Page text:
The payday loan offices could change with barrier-wide restrictions
“The fewer of them there are in our neighborhoods, the better off all of our neighborhoods will be,” says Coun. Gary Harvey
Payday loans could be paid out all over Barrie, not just downtown.
City councils approved a motion Monday night for employees to investigate the feasibility of licensing payday loan facilities under the general business licensing ordinance to limit their number and concentration in Barrie and report to councilors.
City officials are also reviewing downtown payday loan, piercing, pawnshop, and tattoo parlor clearance requirements and reporting back as part of the zoning review.
“These institutions are lending at exorbitant rates, and that often hurts disproportionate people … in neighborhoods that may be more poor,” said Coun. Keenan Aylwin. “It’s something we should be considering not only in terms of helping vulnerable people, but also in terms of economic development. These facilities don’t add much to a neighborhood or our inner city. I think it is time to introduce some restrictions here. “
He noted that in 2018 the province gave municipalities the authority to restrict payday loan facilities. For example, some municipalities have limited them to one per municipality or limited the number of licenses issued.
“I think this is just not a Dunlop (Street) downtown issue,” said Coun. Gary Harvey. “That is definitely a broader topic. These particular types of shop windows, along with rent, are specifically aimed at the middle to lower income brackets.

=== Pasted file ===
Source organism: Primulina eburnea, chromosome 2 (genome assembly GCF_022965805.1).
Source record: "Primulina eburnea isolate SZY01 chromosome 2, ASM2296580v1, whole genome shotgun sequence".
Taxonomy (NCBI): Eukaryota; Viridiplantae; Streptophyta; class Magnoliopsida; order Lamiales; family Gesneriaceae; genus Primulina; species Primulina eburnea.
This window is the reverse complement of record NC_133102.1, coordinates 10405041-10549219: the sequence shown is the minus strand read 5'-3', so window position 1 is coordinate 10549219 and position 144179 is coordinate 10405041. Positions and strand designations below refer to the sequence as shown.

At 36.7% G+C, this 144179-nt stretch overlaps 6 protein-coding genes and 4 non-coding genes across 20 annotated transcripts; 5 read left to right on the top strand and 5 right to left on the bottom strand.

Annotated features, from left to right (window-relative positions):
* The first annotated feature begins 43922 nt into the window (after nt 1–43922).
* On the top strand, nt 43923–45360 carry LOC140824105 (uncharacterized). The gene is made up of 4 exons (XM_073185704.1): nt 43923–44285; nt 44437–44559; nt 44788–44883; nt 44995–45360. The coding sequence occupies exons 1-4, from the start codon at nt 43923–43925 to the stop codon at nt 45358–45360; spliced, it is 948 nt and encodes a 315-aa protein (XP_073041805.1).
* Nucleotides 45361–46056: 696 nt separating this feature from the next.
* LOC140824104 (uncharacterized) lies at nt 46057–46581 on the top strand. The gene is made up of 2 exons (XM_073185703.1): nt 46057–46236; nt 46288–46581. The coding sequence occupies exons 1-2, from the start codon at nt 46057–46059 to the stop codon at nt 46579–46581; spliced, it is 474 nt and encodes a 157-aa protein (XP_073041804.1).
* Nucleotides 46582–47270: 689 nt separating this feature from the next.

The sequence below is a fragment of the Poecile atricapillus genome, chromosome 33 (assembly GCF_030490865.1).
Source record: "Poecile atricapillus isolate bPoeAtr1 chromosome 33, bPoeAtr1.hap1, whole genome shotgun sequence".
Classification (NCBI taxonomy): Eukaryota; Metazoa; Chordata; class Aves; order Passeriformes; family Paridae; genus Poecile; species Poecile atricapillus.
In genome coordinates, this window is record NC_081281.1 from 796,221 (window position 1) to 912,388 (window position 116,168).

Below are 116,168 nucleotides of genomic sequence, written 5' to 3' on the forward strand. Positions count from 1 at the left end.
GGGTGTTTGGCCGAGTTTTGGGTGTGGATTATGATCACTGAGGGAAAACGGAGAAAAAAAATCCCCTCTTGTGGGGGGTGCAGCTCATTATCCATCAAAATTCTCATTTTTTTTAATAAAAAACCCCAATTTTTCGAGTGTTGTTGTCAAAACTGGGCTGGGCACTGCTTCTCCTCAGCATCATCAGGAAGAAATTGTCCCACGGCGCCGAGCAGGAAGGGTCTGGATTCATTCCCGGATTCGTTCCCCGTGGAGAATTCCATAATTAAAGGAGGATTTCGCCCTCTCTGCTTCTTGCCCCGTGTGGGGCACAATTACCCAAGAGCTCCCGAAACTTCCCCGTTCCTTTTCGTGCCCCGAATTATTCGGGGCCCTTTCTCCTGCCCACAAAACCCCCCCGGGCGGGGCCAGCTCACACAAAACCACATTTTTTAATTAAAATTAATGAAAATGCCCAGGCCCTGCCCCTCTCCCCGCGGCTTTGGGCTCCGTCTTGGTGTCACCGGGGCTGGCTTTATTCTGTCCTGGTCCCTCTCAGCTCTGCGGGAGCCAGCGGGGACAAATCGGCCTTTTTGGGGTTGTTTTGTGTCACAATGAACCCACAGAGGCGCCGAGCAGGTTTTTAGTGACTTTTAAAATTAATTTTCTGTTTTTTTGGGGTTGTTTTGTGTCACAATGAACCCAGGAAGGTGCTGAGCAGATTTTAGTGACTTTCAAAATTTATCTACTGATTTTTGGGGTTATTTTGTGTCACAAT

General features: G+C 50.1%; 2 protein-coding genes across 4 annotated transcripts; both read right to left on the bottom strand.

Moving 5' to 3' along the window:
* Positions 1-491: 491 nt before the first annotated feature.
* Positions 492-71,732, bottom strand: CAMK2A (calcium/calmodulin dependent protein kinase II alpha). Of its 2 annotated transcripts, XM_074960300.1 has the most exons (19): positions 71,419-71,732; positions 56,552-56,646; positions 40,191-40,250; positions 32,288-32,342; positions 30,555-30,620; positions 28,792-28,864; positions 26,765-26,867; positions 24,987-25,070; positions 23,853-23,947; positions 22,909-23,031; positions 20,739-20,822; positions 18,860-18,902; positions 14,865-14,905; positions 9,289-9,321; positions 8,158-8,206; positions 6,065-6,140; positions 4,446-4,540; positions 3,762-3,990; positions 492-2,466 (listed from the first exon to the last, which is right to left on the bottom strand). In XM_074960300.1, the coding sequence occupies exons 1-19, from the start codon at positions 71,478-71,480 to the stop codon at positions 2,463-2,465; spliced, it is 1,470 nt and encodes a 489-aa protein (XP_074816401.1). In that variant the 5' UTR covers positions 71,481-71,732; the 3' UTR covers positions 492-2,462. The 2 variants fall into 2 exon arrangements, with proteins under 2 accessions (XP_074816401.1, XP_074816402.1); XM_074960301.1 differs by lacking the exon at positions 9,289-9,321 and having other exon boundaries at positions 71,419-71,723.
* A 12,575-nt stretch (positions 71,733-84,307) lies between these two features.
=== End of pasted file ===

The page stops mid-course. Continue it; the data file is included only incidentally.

“The less of it we have in our neighborhoods, the better off all of our neighborhoods will be,” he said. “The last thing we want to see is a bunch of them on one of our stations. I don’t know whether one of our stations doesn’t have at least one of these facilities, if not two of these facilities. “
Count. Sergio Morales’ original request was for city officials to report on the restriction on payday loans along Dunlop Street when the updated Building Code is presented to Barrie councilors for consideration.
Morales said the focus of the application is on restricting payday loans with a view of Dunlop Street to the east and west. There is only one payday loan facility on Dunlop Street West, although there is one on Clapperton Street, just above Five Point.
But there are already zoning regulations for a minimum distance of 100 meters for payday credit facilities in the city center.
City councils heard Monday that this was as much as the Building Code could do to restrict use of payday loans.
Mayor Jeff Lehman asked if a particular type of facility could be confined to a single street.
“No,” said Michelle Banfield, Barries director of development services. “There is a separation distance and the limitation of this particular use to one street is something that would be difficult to bring to the council from a professional planning point of view.”
“Zoning isn’t a particularly useful tool. It’s a pretty blunt instrument, ”said Coun. Klara Riepma. “I think it’s hard to justify.”
Final approval of this application will be considered by the city council on September 20th.
The Financial Consumer Agency of Canada, a branch of federal government, defines a payday loan as a short term loan with high fees that make it a very expensive way to borrow money. You can borrow up to $ 1,500 but will have to repay the loan from your next paycheck, the agency says. You have up to 62 days to repay in Ontario, Manitoba, New Brunswick, Alberta, and British Columbia.
Payday loans are designed to cover a cash shortage until the next payment or for a short period of time, the agency says. These loans should be avoided for running costs such as rent, groceries, or utility bills.
Private companies offer payday loans in stores and online.